Ice vs. Heat: How to Decide Which is Best for Your Injury
Hard as it is to admit, we humans are prone to injury, and the more active we are, the likelier we are to hurt ourselves at one point or another. The good news is there’s an easy, safe and inexpensive way to treat the most common aches and pains — by simply applying heat or ice. So, here’s the million-dollar question: How do you know when to use ice and when to use heat? And will using the wrong therapy make matters even worse?
We met recently with Elizabeth Batterton, M.D., a family and sports medicine physician on the medical staff at Texas Health Southwest Fort Worth and at Fort Worth Orthopedics, a Texas Health Physicians Group practice, to separate fact from fiction when it comes to soothing our injuries with heat and ice.
To get started, what common injuries are best treated by ice?
Acute injuries are best treated with ice to numb sharp pain and reduce inflammation. Ice works to calm down damaged tissues that are swollen and inflamed. It’s important to note that inflammation is a natural, healthy process of the body, but it’s also painful. Ice is a mild, drug-free method for dulling the inflammatory pain while reducing swelling.
How often should ice be applied?
As a general rule of thumb, we recommend treating that pain for the first 72 hours, using the acronym RICE, meaning Rest, Ice, Compression and Elevation of the injured body part. This course of action will help slow down the inflammatory response that your body will naturally create following an injury. At the same time, it will decrease blood flow to the area and, ultimately, decrease the amount of swelling to speed up the healing process. We generally recommend 20 minutes on, 20 minutes off for ice treatment. Some injuries that are still actively swelling will require ice treatment longer than the initial 72 hours.
Now, let’s talk about the other end of the spectrum. What injuries are best treated by heat?
Heat helps soothe joints and relax muscles, and is used to treat chronic pain that doesn’t result from a specific injury. Heat reduces muscle aching and stiffness, and works by improving circulation and blood flow to a particular area. It can also increase muscle flexibility and promote healing of damaged tissue. Some good examples for heat-based therapy are chronic muscle strains, delayed onset muscle soreness (DOMS) and overworked muscles. In these cases, patients tend to see better outcomes versus using ice. Heat has a soothing effect on these injuries, and we recommend moist heat — from steamed towels or heating packs — in 10 minutes on, 10 minutes off increments.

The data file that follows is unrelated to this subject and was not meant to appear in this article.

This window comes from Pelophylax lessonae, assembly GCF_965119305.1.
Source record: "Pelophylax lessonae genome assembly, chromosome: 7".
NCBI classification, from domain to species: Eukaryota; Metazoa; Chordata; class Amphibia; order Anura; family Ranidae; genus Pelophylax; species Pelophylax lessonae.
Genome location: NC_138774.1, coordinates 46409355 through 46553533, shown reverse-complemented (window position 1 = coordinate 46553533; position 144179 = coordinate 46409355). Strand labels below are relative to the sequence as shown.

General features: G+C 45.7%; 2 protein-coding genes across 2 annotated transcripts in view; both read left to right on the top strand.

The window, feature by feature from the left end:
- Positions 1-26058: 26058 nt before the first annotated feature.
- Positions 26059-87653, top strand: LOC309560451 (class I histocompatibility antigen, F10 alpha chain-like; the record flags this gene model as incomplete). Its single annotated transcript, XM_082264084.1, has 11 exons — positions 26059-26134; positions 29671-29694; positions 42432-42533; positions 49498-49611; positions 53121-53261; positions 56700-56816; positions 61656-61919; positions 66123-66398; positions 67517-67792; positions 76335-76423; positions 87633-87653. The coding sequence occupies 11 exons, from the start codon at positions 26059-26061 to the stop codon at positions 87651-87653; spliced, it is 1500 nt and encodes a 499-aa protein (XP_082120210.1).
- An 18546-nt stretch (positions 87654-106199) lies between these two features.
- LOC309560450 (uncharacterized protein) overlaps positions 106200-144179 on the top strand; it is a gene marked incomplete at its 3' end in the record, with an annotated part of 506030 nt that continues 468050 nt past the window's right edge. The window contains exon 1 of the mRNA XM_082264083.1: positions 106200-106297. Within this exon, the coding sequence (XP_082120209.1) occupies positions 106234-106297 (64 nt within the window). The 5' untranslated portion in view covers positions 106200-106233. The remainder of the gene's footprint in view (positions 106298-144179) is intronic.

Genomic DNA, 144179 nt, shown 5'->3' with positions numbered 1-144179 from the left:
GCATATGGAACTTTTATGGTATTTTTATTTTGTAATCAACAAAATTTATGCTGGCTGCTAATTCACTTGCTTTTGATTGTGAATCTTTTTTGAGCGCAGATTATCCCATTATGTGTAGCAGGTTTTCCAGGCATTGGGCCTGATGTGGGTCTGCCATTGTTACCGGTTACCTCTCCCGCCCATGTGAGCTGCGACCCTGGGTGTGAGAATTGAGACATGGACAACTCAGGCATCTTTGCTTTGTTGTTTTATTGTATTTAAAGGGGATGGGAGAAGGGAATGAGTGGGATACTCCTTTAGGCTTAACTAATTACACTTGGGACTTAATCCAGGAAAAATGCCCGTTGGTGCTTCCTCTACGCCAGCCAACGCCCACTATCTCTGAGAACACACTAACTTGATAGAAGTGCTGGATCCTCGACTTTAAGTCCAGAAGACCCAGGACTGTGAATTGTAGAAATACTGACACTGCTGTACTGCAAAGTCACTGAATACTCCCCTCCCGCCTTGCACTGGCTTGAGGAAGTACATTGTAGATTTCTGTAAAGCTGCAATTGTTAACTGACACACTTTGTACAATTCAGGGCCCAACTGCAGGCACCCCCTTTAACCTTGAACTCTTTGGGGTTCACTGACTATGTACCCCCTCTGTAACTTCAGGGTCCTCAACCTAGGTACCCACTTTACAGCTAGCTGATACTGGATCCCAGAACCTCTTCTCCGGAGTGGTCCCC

Are there common examples of treating household aches and pains incorrectly? Like using ice when heat should be used, and the reverse?
Treating acute injuries with heat will have a negative impact on healing due to an increase in swelling and pain. This increase in swelling will decrease the range of motion in the area, and delays strengthening of the area to help it return to normal function and prevent future injury.
Is it important to see a physician for questions about treating injuries with heat or pain?
Regardless of whether the injury is acute or chronic, it’s important for patients to consult a sports medicine physician to get answers and advice about the injury. A physician can also diagnose a patient to ensure that more serious issues like fractures aren’t the source of the pain. Each case is different, but to complement heat or ice treatment, we often will recommend activity modification to allow the injury to heal, and consider physical therapy, pharmaceuticals, injections and regenerative medicine to help ensure the patient is back to his or her normal self.
If at-home treatments seem to keep falling short of alleviating your pain, it may be time to see a specialist. For more information about Texas Health Sports Medicine or to find a sports medicine physician, visit TexasHealth.org/SportsMedicine.